When the Blair Witch Meets Akira: A Film Review of Chronicle
When the Blair Witch Meets Akira
A Film Review of Chronicle
By: Lawrence Napoli
[[wysiwyg_imageupload:594:]]Chronicle is the most realistic depiction of every nerd’s, comic book fan’s, sci-fi aficionado’s and disenfranchised youth’s unadulterated wet dream come true. Kudos to this film’s trailers for doing exactly what they should: get the idea of the film across without spoiling the story and without deceiving a potential member of the audience into expecting more than what the film actually delivers (the calling card of the majority of film trailers). A very small part of me is disappointed that this film comes up short in the “surprise” department, but what it lacks in twists makes up for in impressively effective visual effects reminiscent of Paranormal Activity as opposed to the over the top plasticity of Star Wars. The estimated budget of $12 million dollars seems far too low for what the overall visual style of Chronicle delivers. It goes to show you what even off the shelf software is capable of in the hands of a talented CG artist, but without some dedication to story, even the prettiest movies fail in the eyes of the audience (thank you Skyline). I will not sit here and tell you that this is the best “superpower” fiction ever written, because the story has some glaring deficiencies, but the plot is simplified and layered with some very relatable human drama that is generated from the desire for acceptance in high school (and really, for the rest of our human lives). I found this film to be entertaining and thought provoking in that it asks the age old question as to why human beings treat one another like garbage. When you really think about it, answering this question seems like it could unlock the true potential of our species because when we aren’t murdering each other, we happen to accomplish some incredible feats of good when we work together. Food for thought.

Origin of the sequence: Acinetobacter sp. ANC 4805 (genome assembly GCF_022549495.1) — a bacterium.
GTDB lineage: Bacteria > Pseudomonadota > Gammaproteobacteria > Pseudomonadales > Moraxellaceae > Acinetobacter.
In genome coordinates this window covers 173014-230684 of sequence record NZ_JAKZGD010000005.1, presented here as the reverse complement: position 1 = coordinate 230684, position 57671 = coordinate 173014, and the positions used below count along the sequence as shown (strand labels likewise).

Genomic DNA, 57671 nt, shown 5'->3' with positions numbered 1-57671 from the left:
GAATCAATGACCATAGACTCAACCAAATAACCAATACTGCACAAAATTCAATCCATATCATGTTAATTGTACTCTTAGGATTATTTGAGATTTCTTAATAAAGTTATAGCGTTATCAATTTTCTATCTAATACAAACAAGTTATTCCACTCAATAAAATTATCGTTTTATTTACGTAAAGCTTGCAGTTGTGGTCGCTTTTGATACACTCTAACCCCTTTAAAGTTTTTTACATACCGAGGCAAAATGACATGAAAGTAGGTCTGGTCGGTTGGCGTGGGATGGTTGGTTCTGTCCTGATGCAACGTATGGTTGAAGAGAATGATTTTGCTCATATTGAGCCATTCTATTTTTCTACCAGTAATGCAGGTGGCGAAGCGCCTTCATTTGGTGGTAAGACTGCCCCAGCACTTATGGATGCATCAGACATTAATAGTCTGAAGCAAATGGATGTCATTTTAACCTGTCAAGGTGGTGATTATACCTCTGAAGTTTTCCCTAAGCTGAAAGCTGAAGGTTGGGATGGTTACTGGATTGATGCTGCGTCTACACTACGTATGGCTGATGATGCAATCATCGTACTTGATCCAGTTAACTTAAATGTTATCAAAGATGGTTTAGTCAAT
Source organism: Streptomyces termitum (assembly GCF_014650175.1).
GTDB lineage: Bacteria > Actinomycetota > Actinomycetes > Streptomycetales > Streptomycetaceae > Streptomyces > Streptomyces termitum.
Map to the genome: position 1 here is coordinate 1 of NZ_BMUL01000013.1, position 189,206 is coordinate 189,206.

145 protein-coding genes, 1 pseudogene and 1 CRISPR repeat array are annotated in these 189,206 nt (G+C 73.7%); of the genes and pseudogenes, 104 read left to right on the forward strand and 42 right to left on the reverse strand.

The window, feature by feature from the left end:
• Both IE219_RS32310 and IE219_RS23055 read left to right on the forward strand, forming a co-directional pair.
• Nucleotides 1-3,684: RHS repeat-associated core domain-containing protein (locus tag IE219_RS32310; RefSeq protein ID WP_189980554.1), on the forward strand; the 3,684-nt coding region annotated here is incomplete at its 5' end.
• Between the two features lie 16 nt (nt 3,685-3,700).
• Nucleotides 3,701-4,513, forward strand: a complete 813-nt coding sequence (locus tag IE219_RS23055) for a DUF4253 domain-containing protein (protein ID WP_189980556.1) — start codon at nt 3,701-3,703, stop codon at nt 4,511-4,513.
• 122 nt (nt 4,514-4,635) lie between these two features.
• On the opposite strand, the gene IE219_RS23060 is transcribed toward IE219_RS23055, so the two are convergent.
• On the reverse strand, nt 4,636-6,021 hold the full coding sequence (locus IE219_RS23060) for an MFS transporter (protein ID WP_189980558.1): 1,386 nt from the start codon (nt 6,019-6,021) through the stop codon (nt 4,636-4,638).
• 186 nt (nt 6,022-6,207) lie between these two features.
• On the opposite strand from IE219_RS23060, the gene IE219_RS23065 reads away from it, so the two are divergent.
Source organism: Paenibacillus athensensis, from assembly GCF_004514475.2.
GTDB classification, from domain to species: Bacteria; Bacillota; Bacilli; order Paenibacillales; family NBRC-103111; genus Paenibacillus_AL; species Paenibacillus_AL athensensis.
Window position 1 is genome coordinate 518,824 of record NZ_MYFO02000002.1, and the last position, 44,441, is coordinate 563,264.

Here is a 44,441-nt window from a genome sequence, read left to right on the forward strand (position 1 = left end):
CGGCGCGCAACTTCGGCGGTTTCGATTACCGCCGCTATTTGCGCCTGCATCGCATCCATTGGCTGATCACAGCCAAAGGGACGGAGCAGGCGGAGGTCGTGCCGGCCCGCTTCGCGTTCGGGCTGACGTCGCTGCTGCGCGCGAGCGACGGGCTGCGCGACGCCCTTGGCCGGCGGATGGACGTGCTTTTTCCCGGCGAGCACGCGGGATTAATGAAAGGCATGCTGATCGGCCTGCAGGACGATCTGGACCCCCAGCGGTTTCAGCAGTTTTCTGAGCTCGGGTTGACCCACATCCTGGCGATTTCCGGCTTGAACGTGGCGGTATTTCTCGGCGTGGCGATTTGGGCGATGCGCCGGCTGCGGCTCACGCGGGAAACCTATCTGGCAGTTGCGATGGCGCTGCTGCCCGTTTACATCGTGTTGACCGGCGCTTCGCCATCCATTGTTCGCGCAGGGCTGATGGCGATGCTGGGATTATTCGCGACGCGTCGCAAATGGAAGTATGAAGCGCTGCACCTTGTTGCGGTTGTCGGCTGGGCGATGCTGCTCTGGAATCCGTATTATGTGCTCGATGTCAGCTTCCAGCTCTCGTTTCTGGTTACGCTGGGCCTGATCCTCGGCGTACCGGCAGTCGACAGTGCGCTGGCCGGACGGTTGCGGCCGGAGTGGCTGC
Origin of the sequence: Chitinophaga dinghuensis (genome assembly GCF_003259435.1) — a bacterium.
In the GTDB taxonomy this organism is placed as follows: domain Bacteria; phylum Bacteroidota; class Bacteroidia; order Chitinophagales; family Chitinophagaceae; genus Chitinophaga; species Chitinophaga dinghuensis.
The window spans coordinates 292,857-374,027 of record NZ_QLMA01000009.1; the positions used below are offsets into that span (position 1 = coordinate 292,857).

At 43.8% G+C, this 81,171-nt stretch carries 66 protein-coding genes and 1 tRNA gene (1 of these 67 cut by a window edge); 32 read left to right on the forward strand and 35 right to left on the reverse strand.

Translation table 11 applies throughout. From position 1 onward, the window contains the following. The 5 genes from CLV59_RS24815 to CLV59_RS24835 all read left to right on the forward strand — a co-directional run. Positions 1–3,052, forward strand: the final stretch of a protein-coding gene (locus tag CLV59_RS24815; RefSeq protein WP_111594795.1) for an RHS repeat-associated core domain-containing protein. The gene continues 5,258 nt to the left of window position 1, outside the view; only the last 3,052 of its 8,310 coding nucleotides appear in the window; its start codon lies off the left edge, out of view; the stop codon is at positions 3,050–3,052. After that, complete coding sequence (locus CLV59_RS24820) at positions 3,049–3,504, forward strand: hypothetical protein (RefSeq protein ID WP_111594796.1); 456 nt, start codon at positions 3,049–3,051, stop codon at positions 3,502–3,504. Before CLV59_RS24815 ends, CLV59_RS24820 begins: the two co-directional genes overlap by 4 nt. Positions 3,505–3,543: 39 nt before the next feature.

Chronicle, although being a story primarily concerned with what could happen if teenage Americans got superpowers, is really a story about how young people are products of their environments and how not everyone comes from a happy, nuclear household in the ”˜burbs. Without guidance and education, the ignorant are left to their own devices and more often than not, they make some very bad choices. Yeah, yeah, we’ve all heard, seen and felt this before through countless movies and TV shows as well as real life tragedies such as Columbine and the Blacksburg massacre. Chronicle is most interested in addressing the negativity that results from broken homes and bullying, two things I personally despise and identify as culprits for manufacturing some of the worst human beings in history. The story is written in a very personal way by co-writers Max Landis (son of director John Landis) and director Josh Trank. If one is still cognizant of the heaven or hell that high school was for you, instant relatability shouldn’t be a problem. The one big problem, however, is the fact that the only real character development that the audience is privy to is of the main protagonist/antagonist Andrew because it is his video camera that is “chronicling” the amazing things that happen to him and his friends when they encounter something clearly not of this Earth. Other perspectives simply do not flesh out any other character in this film, which is a real tragedy because Andrew’s hard luck tale is vintage villainy to be contrasted with. Magneto never decided to be “evil” on a whim. There were very real and personal reasons to explain his behavior, and it is only by contrasting an origin like this with another perspective (say, Charles Xavier) that one can find any appreciation for the difference between “good” and “evil.” Budget limitations aside, this kind of movie needs better character development and unfortunately, the “found footage” or documentary style narratives have been (for the most part) completely unsuccessful at communicating this to an audience.